• The University of Michigan’s consumer sentiment index showed a preliminary October reading of 87.9 which is a decline from last month’s figure and below expectations of 91.8. The report was mixed as consumers’ future expectations fell but consumers’ assessment of their current economic conditions improved.   

Fact of the Week

  • As of June 30, the total US bond market, which includes treasury, municipal, corporate, mortgage and asset-back debt, was worth $40.7 trillion. This amount has more than tripled over the last 20 years as the bond market was worth $12.4 trillion as of 12/31/96. (Source: Securities Industry and Financial Markets Association)

Please contact a member of the Wealth Management Department if you have any questions about this information.

Rich Gartelmann CFP® – (630) 844-5730 rgartelmann@oldsecond.com
Jean Van Keppel CFA® – (630) 906-5489 jvankeppel@oldsecond.com
Brad Johnson CFA®, CFP® – (630) 906-5545 bjohnson@oldsecond.com
Joel Binder, SVP – (630) 844-6767 jbinder@oldsecond.com
Jacqueline Runnberg CFP® – (630) 966-2462 jrunnberg@oldsecond.com
Ed Gorenz, VP – (630) 906-5467 ejgorenz@oldsecond.com

Visit Old Second Wealth Management

Non-deposit investment products are not insured by the FDIC; not a deposit of, or guaranteed by, the bank; may lose value.

 

5 Things Small Business Owners Should Know Before Applying for a Loan

Travis Andry, First Vice President—Commercial Lendingandry_travis_2012

Applying for a loan shouldn’t be intimidating. After all, banks are in the business of making loans. Finding a way to say “yes” is as high a priority for us as being approved is for you.

To help you focus your energy on what matters most in a loan request, here are five things to have in mind before applying.

  1. Your bottom line is more important than your top line.

Many small business owners focus their time and energy—and base their request—on top-line growth. While revenue growth is important, the financial strength of your business is measured based on your net profit. During a review, we spend much of our analysis understanding how revenue flows through your company. The reason is simple: we need to determine if there will be sufficient net income to repay any loan we might approve. But, we also look to see if another solution or a different type of financing is needed to address any cash flow issues.

  1. Don’t just say it; prove it.

While poor financial reporting isn’t a sign of a bad company, it can diminish your ability to document and support a loan request. Bankers need good information in order to understand how the business is really doing and how a loan may help. Before applying, it’s a good idea to make sure your inputs are correct and you can verify the numbers you’re submitting to us.

  1. “Why” is usually more important than “what.”

Often, clients will come in and say, “I need $50,000 for working capital.” But in the absence of additional information, what we hear is, “I have a funding shortfall.” Shortfalls occur, for example when a manufacturer has to pay for inventory and labor before ever shipping the finished goods or being paid. Often buyers take 90 days to pay. Covering shortfalls implies a different type of credit risk for us than a request for financing to replace a piece of equipment—or to add one—in order to improve efficiency.

If that is the purpose of the request, say so up front. In this instance especially, the gain in efficiencies is likely to create a savings that could help offset the increase in your financing expense. This would make it much easier to approve your request, which is why knowing the “why” is so important for us.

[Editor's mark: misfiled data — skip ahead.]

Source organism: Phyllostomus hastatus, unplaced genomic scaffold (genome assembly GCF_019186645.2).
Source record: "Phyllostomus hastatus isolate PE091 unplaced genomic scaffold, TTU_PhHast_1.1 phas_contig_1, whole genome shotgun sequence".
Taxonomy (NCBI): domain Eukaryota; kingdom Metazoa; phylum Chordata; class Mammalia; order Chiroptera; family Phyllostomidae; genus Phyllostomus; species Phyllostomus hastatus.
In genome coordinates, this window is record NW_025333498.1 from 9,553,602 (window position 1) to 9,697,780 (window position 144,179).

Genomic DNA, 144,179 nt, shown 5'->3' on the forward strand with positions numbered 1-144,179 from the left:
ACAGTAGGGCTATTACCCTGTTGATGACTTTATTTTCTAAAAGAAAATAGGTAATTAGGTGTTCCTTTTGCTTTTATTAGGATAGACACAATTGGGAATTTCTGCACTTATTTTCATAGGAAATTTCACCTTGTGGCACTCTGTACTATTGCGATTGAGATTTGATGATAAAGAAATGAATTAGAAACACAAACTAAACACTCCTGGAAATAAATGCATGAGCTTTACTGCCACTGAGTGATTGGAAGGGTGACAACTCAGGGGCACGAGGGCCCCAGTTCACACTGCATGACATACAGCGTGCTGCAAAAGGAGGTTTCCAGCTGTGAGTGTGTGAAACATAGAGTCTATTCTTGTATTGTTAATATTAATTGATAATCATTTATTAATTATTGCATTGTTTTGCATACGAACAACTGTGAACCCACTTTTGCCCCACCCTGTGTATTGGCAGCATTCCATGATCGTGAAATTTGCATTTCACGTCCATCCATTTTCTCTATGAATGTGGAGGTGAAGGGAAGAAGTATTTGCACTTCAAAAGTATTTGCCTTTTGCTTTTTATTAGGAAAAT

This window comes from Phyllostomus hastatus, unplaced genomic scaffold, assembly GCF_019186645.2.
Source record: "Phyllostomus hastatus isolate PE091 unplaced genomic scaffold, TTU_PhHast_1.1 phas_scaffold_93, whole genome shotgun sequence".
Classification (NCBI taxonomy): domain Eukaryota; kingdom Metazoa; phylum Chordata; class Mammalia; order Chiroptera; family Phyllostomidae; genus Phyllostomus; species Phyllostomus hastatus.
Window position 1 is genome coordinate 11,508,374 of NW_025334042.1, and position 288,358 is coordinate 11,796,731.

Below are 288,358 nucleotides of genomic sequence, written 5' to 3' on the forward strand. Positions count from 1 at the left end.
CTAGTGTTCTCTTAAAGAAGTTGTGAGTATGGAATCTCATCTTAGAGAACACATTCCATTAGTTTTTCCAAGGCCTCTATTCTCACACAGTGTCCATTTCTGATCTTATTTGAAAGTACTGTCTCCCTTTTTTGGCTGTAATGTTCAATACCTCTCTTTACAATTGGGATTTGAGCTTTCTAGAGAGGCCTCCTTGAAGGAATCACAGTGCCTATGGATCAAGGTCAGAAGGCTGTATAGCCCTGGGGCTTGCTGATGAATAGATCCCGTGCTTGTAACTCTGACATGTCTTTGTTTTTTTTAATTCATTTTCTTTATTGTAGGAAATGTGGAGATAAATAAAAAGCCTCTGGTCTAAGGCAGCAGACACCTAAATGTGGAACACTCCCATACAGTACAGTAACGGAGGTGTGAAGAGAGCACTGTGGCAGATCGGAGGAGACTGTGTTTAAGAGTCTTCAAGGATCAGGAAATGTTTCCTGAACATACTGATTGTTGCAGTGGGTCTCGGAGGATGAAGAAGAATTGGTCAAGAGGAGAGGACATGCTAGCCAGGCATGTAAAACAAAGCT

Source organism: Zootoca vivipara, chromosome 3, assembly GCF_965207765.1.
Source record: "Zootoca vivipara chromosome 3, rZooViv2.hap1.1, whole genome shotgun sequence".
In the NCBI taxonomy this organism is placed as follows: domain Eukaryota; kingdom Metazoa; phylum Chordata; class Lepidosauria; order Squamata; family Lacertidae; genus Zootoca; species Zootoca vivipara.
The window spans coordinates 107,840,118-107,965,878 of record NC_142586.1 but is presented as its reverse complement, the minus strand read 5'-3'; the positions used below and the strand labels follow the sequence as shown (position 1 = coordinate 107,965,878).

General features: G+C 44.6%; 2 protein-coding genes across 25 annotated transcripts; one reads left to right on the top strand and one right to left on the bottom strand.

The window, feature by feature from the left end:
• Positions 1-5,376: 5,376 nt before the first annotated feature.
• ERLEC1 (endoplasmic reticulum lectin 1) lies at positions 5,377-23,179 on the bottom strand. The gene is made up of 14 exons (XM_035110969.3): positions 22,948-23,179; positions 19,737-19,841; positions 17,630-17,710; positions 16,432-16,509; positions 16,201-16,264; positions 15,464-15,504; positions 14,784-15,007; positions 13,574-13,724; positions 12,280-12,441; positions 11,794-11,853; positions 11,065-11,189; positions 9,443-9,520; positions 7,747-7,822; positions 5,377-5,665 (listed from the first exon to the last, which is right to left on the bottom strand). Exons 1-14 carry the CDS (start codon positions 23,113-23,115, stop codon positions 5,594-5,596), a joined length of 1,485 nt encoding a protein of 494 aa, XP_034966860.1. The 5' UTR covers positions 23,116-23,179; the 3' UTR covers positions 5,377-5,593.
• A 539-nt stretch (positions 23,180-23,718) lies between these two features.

1. Having a business plan is good, but it needn’t be a work of art.

Much is made of having a formal business plan before asking for a loan. It is a good idea, but bankers don’t need anything elaborate. It can be a bullet-pointed summary since a plan consists of projections, not facts. Although, plans do help us understand how you see your business growing.

  1. Bankers are more useful as advisors than adversaries.

While there are many online financing options that eliminate the need to make a face-to-face request, it’s ultimately more beneficial for a borrower to know—and be known—by a banker. Today’s loan request isn’t likely to be the only one you ever make on behalf of your company. It means you have a point of contact throughout the borrowing and repayment process and an advocate when you need to borrow again.

To learn more about how we work with you to build a sustainable relationship that can contribute to the growth of your business, contact me at 630-264-3004. You can also visit us here. We can’t wait to talk to you about what we can do for you today.

Hurricane Matthew: Wealth Economic Update Oct 10, 2016

U.S. and World News

  • hurricane_43705814_360Hurricane Matthew has made its way to the United States after inflicting server damage and loss of life in the Caribbean where it has killed at least 339 people in Haiti. A state of emergency and an evacuation mandate has been issued for many areas in the East Coast. While the storm has been downgraded to a Category 3, the National Weather Service has used some of its strongest language since Hurricane Katrina in describing the strength and dangers of the storm.
  • New U.K. Prime Minister Theresa May has provided an updated timeline for Parliament to initiate the “Brexit” process. May stated that the country would invoke Article 50 by the end of next March, which would officially indicate their intent to leave the European Union. Though the vote took place in June, the March timeline for beginning a ‘hard Brexit’ comes earlier than many observers believed would be the case, causing some volatility in the Sterling currency.

Markets

  • This week the S&P 500 dipped 0.60% and closed at 2,154. The Dow Jones fell 0.31% and closed at 18,240. So far in 2016, the S&P is up 7.09% and the Dow is up 6.77%.
  • Interest rates climbed higher this week. The 5 year and 10 year U.S. Treasury Notes are now yielding 1.26% and 1.72%, respectively.